As an English major, I had always been told that post-college job opportunities barely existed, so I decided to get ahead of the curve. One night, I crashed a networking event designed for business majors, appropriately clad in business attire complete with the most uncomfortable heels imaginable. I chatted with a few vendors, all of whom demonstrated interest in my skills as a writer, hoping to direct my talent towards their advertising or marketing ventures.
My skill as a writer, though, would introduce me to one of the most uncomfortable internship experiences I have encountered.
One particular business, a modern, millennial-run startup that provides luxury properties for vacations, believed I’d fit perfectly into their team. We exchanged emails, and I quickly sent them my resume and cover letter, eager to simply gain work experience. They invited me for an interview for an unpaid marketing internship that would surely bring me incredible professional experience, so I accepted.
On the day of the interview, I arrived at an incredibly confusing building and after about 15 minutes of frantically searching for the company’s location, I finally arrived. I stood awkwardly alone, not greeted by any employee, in what looked like a studio apartment trying to act as a legitimate business. The room, decorated with high end decor, boasted accoutrements including an excessive amount of tiny chandeliers, numerous barstools with a faux rustic look, and a granite countertop in the open break area.
A scruffy man dressed in an overly tight gray t-shirt and loose pants that he definitely bought off an overpriced online boutique eventually greeted me for my interview. He led me into a back room with walls made up of whiteboards and windows, and one of his coworkers joined him for our interview. During the interview, they asked me to do financial analysis on my favorite restaurant, which I proved incredibly underprepared for considering I had neither taken a business class, nor had I taken a math class in close to two years. The entire time I answered questions on the oversized whiteboards, the scruffy man stood with his arms crossed and his brows furrowed, as his coworker sat slouched, looking as if she’d just smelled something rotten. Any joke or remark I made in attempts to lighten the tension fell flat, as both the scruffy man and the woman gave me blank stares, which only brought me more discomfort.
The duo also asked me to edit various descriptions of luxury properties, which I felt more comfortable with considering my background in writing. Even so, I felt a nagging from within questioning what value this internship writing descriptions of luxury properties would bring to the world. Though this interview felt tremendously impersonal, overwhelming and uncomfortable, the employees asked me back for a trial day, which I accepted.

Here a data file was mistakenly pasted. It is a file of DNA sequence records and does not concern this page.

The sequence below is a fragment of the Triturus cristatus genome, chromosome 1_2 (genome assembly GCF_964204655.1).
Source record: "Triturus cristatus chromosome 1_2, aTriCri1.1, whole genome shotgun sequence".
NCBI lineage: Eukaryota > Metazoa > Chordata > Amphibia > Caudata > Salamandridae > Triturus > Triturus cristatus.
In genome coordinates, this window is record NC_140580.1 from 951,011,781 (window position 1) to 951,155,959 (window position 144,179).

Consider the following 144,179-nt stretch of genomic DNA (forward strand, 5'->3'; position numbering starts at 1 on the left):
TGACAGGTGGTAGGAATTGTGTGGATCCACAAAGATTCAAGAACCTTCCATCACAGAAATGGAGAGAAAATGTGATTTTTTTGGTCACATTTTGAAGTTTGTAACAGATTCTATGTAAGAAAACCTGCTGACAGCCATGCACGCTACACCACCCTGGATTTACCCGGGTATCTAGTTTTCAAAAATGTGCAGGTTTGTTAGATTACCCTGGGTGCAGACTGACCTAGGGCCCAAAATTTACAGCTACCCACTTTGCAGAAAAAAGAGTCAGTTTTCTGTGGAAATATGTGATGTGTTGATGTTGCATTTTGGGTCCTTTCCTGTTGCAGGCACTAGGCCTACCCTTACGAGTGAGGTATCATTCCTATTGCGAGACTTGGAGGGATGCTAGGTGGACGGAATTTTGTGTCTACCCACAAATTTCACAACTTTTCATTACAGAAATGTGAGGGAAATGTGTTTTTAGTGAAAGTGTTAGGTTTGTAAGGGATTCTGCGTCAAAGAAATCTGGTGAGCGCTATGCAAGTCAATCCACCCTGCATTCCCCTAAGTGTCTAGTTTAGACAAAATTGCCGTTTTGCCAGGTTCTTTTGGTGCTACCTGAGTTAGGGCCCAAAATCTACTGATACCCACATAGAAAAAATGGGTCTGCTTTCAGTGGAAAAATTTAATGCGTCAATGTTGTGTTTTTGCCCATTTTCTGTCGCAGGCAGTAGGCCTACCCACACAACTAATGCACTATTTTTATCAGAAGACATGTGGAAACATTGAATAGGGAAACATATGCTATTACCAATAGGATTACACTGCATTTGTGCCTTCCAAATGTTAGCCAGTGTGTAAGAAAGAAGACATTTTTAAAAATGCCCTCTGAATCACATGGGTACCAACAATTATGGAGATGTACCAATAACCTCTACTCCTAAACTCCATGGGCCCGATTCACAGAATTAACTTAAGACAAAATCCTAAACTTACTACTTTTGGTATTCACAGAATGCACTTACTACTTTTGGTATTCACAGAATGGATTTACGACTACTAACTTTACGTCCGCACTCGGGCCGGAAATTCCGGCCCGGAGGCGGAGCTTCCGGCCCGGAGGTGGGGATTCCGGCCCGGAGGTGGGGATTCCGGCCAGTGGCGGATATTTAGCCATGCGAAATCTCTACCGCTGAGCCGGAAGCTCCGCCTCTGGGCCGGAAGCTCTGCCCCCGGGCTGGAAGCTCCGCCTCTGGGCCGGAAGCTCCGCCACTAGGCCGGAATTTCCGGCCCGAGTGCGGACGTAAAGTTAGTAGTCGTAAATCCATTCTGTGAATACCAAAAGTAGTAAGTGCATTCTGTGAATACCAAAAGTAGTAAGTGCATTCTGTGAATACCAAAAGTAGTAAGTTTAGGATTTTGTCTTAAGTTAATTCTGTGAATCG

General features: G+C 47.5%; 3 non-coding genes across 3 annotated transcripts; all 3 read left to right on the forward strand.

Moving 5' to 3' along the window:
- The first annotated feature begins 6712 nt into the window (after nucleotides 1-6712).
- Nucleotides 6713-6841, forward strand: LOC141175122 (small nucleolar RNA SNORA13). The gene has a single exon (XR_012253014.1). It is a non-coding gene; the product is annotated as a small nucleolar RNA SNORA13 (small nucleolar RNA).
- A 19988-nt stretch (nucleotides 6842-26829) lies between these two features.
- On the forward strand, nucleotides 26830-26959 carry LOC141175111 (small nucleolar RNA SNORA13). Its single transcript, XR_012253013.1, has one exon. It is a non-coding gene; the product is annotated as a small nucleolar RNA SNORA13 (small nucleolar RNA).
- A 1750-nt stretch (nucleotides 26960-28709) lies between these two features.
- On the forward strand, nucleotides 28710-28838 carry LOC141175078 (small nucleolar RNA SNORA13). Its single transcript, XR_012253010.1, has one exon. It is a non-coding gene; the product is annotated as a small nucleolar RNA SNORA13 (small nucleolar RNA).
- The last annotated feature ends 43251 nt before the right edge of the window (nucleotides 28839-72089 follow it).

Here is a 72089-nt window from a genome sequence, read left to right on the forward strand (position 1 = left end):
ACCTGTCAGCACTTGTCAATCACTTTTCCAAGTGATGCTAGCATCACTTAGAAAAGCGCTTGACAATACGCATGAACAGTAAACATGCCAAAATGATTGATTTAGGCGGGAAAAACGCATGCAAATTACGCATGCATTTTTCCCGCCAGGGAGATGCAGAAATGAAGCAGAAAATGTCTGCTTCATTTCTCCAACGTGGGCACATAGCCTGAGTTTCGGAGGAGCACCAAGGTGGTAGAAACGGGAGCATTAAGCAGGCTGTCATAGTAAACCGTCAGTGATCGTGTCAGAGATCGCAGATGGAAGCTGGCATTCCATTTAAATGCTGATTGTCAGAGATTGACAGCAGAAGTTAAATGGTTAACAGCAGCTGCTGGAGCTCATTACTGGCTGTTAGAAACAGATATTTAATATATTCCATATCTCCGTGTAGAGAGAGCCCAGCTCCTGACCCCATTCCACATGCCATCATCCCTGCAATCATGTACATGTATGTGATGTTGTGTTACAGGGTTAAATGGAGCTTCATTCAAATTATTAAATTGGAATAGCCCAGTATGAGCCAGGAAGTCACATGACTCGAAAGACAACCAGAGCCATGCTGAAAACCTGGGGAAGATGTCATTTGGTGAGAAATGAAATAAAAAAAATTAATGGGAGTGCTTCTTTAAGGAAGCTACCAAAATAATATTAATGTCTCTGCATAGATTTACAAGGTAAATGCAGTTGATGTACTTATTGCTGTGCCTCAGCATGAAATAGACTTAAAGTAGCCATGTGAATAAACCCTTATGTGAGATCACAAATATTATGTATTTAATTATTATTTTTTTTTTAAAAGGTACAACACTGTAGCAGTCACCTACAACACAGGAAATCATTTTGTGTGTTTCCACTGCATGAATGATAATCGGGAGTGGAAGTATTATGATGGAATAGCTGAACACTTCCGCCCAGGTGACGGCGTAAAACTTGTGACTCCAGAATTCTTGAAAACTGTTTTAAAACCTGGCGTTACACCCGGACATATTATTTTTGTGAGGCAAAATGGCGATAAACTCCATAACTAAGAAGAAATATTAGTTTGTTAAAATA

A few days later, I arrived at the startup for my trial day. The employees assigned me about 20 luxury properties to write on for their website. They shuffled me into a room with one other intern, which became incredibly awkward as the intern and the employees had established a rapport based on things I could not relate to. The scruffy man that interviewed me bragged about how many drugs he took at Coachella, while the intern at my right complained about how much money he just blew on tickets to the next overrated music festival. All the while, the girl who helped interview me sat with that same disgusted look plastered on her face.
At one point, I asked the employees where I could fill up my water. I needed a refreshing drink to calm me down. While certainly privileged in some respects, I related more to the struggles of poor college students like myself than with the “rich people problems” I heard described in the intern room. The woman I’d work with most led me to the water fountain as I clutched my cheap water bottle from Costco. “Actually, we also have kombucha on tap if you want!” my superior offered.
The nagging voice I felt during my interview returned. At that moment, I knew I could not continue this internship. Kombucha tastes great at times, but as a treat. My idea of luxury equated to their idea of necessity. My values of education, hard work and authenticity did not match the values of money, luxury and self-centeredness I saw in them. Sure, it might look impressive on a future resume that I worked at a bougie startup chock full of signs of excess. However, I simply could not identify with the company or the people working there. Maybe my inner communist emerged, but it felt wrong to work somewhere that helped incredibly privileged people find luxury properties on their next multi-million dollar vacation and had multiple flavors of kombucha flowing endlessly, yet did not pay their interns in need.
This internship would not contribute to the betterment of society, solve any greater problem or add my growth as a person. It would not help anyone, but rather would strengthen the culture of excess I so despised. I realized that I only felt comfortable taking jobs that help other people and contribute to the greater good.
Needless to say, after my first day as an intern, I quit. Instead, I took a job tutoring K-12 students, which aligns perfectly with my values, especially considering my passion for education. I’ve also made good friends with my coworkers and feel comfortable and happy while working. Who needs kombucha on tap when you look forward to going to work every day?